Institute for Microelectronics   The University of Virginia Institute for Microelectronics (VIM) was established in 1996. The purpose of VIM is to facilitate and promote research and educational activities in electronic materials, semiconductor devices and fabrication, electronic design automation, and microelectronic systems. The VIM serves as a catalyst to focus and stimulate research activities, educational activities, and technology transfer in the field of microelectronics. The VIM is an interdisciplinary activity involving faculty and students from the Departments of Computer Science; Electrical Engineering; Materials Science; Mechanical, Aerospace, and Nuclear Engineering; and Systems Engineering. Research facilities include the Applied Electrophysics Laboratories, the Center for Intelligent Processing of Materials, the Center for Semicustom Integrated Systems, the Communications Systems Laboratory, and the Center for Risk Management of Engineering Systems. Research within VIM focuses specifically on a number of new initiatives including: design for semiconductor manufacturability; sub-micron technologies; microsystems and adaptive microinstruments; embedded microelectronic systems; and high-performance optical and electronic devices. VIM interacts closely with numerous industrial partners to facilitate rapid technology transfer from the University’s laboratories, to provide excellent education of students, and to provide continuing education programs in the high-technology areas required by the microelectronics industry.

The Institute for Parallel Computation   Computation is increasingly central to the conduct of science and engineering in the United States and abroad. Indeed, it has been termed the third paradigm of science, augmenting both theory and experimentation. As computation has become integrated with the sciences, both researchers and practitioners have sought to apply it to ever larger problems, constantly pushing technology to the limit. Even if devices are pushed to their theoretical limits (an unlikely outcome), single CPU computers cannot improve their performance by more than a factor of a thousand. Over the last fifteen years, the single CPU performance of high-end supercomputers has improved by less than an order of magnitude; the much talked about performance improvements have come in micro-processors. The result is that contemporary micro-processors are within a factor of two to three in performance of high-end supercomputers.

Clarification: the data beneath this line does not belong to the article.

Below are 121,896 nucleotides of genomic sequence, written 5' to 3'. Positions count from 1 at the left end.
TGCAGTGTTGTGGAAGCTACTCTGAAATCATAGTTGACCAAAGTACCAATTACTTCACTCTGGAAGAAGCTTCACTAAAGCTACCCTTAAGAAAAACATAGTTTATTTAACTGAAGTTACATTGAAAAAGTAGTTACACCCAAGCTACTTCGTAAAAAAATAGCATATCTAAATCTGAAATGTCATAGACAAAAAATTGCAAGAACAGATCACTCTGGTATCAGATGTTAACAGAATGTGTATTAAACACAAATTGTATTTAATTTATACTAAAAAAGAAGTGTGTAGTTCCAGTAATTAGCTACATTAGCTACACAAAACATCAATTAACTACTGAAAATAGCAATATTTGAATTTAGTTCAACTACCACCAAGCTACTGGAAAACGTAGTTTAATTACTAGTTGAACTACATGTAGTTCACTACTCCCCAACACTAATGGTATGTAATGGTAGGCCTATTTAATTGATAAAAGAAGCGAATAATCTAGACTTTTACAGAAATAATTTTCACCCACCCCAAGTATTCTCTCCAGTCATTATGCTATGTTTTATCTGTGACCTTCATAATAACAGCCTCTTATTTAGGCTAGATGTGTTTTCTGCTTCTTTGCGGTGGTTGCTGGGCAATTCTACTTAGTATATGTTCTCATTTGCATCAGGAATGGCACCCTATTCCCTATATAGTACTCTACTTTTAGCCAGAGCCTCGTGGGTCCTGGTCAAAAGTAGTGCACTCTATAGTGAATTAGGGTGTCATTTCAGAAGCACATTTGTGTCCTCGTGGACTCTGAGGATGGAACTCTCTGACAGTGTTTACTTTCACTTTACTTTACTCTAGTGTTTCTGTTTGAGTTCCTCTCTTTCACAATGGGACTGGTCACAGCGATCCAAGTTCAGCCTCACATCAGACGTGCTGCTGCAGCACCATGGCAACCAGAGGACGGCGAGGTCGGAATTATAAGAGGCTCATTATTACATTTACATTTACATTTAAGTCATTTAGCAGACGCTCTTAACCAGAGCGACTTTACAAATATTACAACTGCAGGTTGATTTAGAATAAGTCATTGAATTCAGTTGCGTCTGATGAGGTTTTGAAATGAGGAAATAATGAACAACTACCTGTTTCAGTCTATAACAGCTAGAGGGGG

The implications for computational science are clear. If we wish to solve ever-larger problems, we must make a transition from single CPU systems to multi-CPU, parallel systems. This transition is now in progress. All of the major supercomputer vendors now offer parallel machines as their high-end machines. Unfortunately, existing sequential codes do not easily make the transition to parallel machines. Much as codes had to be re-written to exploit the properties of vector machines, applications must be recoded to exploit multiple CPUs. The re-writing process is very poorly understood at this time, primarily because parallel computing itself is not yet well understood. The result is, that it is very hard to re-write some codes, consuming a great deal of time and effort, and requiring extensive efforts at performance optimization.